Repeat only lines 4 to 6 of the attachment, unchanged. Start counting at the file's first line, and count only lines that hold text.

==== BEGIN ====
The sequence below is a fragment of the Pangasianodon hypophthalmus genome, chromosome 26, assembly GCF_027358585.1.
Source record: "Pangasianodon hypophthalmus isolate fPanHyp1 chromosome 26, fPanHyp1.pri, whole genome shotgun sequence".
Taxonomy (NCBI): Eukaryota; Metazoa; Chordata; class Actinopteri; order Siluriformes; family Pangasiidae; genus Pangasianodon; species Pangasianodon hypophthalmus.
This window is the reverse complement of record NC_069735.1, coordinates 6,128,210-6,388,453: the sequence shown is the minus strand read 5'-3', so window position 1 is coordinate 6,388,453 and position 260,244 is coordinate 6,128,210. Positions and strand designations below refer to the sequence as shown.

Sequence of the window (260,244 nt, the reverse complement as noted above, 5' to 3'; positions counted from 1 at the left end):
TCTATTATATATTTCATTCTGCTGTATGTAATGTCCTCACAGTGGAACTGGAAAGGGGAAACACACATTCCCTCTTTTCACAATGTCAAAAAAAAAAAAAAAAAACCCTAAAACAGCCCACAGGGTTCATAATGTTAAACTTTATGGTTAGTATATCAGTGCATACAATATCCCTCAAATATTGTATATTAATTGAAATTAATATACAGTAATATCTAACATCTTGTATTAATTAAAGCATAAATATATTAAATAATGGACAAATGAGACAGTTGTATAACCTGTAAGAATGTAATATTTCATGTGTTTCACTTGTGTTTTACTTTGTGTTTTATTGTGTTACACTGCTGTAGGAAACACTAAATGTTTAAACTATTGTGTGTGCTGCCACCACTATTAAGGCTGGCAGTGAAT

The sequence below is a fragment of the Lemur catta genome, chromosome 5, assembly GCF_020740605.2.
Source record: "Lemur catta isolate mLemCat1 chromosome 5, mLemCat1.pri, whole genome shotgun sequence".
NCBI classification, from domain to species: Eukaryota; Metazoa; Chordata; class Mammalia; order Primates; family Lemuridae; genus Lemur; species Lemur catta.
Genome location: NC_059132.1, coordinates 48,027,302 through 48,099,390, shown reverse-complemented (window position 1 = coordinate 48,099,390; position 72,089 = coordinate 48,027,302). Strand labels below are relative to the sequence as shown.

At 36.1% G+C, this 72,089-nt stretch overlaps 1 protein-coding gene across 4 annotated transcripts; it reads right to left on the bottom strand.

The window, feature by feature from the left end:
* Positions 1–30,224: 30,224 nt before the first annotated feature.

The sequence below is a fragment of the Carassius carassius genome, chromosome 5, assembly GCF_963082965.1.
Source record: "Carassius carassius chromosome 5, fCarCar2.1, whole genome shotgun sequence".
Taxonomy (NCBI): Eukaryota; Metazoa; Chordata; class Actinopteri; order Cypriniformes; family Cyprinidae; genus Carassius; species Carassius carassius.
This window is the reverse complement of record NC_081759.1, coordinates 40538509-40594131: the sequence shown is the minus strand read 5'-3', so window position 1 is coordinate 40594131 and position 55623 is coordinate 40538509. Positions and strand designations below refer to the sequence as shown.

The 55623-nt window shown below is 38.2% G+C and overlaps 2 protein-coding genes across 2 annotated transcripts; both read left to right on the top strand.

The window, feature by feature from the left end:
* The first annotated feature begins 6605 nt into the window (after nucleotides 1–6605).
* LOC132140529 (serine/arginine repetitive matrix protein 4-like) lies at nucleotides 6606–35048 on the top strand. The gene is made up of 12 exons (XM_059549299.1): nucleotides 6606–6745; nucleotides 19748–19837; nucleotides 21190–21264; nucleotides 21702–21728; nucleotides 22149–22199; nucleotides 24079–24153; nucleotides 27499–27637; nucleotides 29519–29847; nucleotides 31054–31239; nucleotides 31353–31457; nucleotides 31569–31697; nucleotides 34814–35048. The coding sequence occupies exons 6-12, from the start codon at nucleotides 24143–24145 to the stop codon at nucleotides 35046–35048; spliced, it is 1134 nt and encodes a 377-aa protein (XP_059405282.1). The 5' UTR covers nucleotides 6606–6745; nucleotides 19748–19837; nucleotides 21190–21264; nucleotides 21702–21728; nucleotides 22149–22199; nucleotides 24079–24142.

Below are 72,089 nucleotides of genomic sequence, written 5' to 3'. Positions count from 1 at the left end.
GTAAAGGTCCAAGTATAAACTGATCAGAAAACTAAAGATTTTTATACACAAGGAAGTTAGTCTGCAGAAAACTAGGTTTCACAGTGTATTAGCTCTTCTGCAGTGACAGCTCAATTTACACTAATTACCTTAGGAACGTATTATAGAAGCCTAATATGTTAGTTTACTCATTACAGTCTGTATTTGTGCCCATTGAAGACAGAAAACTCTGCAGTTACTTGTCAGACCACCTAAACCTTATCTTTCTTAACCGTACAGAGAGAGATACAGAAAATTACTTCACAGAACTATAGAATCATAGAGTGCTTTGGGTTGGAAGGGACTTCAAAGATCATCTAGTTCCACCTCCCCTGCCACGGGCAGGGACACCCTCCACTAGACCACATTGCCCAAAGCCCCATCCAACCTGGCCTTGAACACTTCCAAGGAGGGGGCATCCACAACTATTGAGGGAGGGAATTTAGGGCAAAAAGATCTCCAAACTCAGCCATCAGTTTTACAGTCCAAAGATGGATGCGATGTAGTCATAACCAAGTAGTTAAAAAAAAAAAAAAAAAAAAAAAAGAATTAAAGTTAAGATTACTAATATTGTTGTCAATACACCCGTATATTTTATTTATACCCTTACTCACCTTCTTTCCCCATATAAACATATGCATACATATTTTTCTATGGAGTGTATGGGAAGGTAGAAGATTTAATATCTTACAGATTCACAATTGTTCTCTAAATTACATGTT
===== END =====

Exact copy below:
This window is the reverse complement of record NC_069735.1, coordinates 6,128,210-6,388,453: the sequence shown is the minus strand read 5'-3', so window position 1 is coordinate 6,388,453 and position 260,244 is coordinate 6,128,210. Positions and strand designations below refer to the sequence as shown.

Sequence of the window (260,244 nt, the reverse complement as noted above, 5' to 3'; positions counted from 1 at the left end):
TCTATTATATATTTCATTCTGCTGTATGTAATGTCCTCACAGTGGAACTGGAAAGGGGAAACACACATTCCCTCTTTTCACAATGTCAAAAAAAAAAAAAAAAAACCCTAAAACAGCCCACAGGGTTCATAATGTTAAACTTTATGGTTAGTATATCAGTGCATACAATATCCCTCAAATATTGTATATTAATTGAAATTAATATACAGTAATATCTAACATCTTGTATTAATTAAAGCATAAATATATTAAATAATGGACAAATGAGACAGTTGTATAACCTGTAAGAATGTAATATTTCATGTGTTTCACTTGTGTTTTACTTTGTGTTTTATTGTGTTACACTGCTGTAGGAAACACTAAATGTTTAAACTATTGTGTGTGCTGCCACCACTATTAAGGCTGGCAGTGAAT